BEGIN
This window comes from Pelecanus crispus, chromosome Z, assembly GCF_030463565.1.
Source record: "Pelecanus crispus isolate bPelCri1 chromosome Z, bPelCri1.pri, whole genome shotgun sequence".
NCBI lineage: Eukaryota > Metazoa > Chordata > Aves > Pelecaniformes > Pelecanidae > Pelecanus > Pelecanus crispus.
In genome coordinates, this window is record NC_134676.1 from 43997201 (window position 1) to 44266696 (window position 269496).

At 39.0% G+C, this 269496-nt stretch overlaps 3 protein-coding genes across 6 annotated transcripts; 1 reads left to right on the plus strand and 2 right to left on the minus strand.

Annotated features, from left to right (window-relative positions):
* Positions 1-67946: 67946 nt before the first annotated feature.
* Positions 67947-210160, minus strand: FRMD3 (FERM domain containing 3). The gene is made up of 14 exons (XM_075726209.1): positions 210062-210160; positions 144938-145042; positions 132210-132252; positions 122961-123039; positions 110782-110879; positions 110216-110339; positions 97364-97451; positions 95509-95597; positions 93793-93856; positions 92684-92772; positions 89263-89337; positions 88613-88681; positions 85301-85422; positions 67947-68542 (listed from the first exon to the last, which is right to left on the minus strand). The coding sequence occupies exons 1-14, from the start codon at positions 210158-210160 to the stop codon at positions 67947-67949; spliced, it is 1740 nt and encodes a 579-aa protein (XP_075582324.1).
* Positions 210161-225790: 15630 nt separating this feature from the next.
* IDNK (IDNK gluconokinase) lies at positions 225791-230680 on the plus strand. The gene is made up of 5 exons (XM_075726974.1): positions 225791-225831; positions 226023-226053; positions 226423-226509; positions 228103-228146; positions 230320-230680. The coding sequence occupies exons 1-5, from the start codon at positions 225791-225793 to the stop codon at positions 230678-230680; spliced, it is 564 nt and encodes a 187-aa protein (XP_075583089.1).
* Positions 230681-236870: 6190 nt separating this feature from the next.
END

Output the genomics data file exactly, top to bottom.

This window comes from Pelecanus crispus, chromosome Z, assembly GCF_030463565.1.
Source record: "Pelecanus crispus isolate bPelCri1 chromosome Z, bPelCri1.pri, whole genome shotgun sequence".
NCBI lineage: Eukaryota > Metazoa > Chordata > Aves > Pelecaniformes > Pelecanidae > Pelecanus > Pelecanus crispus.
In genome coordinates, this window is record NC_134676.1 from 43997201 (window position 1) to 44266696 (window position 269496).

At 39.0% G+C, this 269496-nt stretch overlaps 3 protein-coding genes across 6 annotated transcripts; 1 reads left to right on the plus strand and 2 right to left on the minus strand.

Annotated features, from left to right (window-relative positions):
* Positions 1-67946: 67946 nt before the first annotated feature.
* Positions 67947-210160, minus strand: FRMD3 (FERM domain containing 3). The gene is made up of 14 exons (XM_075726209.1): positions 210062-210160; positions 144938-145042; positions 132210-132252; positions 122961-123039; positions 110782-110879; positions 110216-110339; positions 97364-97451; positions 95509-95597; positions 93793-93856; positions 92684-92772; positions 89263-89337; positions 88613-88681; positions 85301-85422; positions 67947-68542 (listed from the first exon to the last, which is right to left on the minus strand). The coding sequence occupies exons 1-14, from the start codon at positions 210158-210160 to the stop codon at positions 67947-67949; spliced, it is 1740 nt and encodes a 579-aa protein (XP_075582324.1).
* Positions 210161-225790: 15630 nt separating this feature from the next.
* IDNK (IDNK gluconokinase) lies at positions 225791-230680 on the plus strand. The gene is made up of 5 exons (XM_075726974.1): positions 225791-225831; positions 226023-226053; positions 226423-226509; positions 228103-228146; positions 230320-230680. The coding sequence occupies exons 1-5, from the start codon at positions 225791-225793 to the stop codon at positions 230678-230680; spliced, it is 564 nt and encodes a 187-aa protein (XP_075583089.1).
* Positions 230681-236870: 6190 nt separating this feature from the next.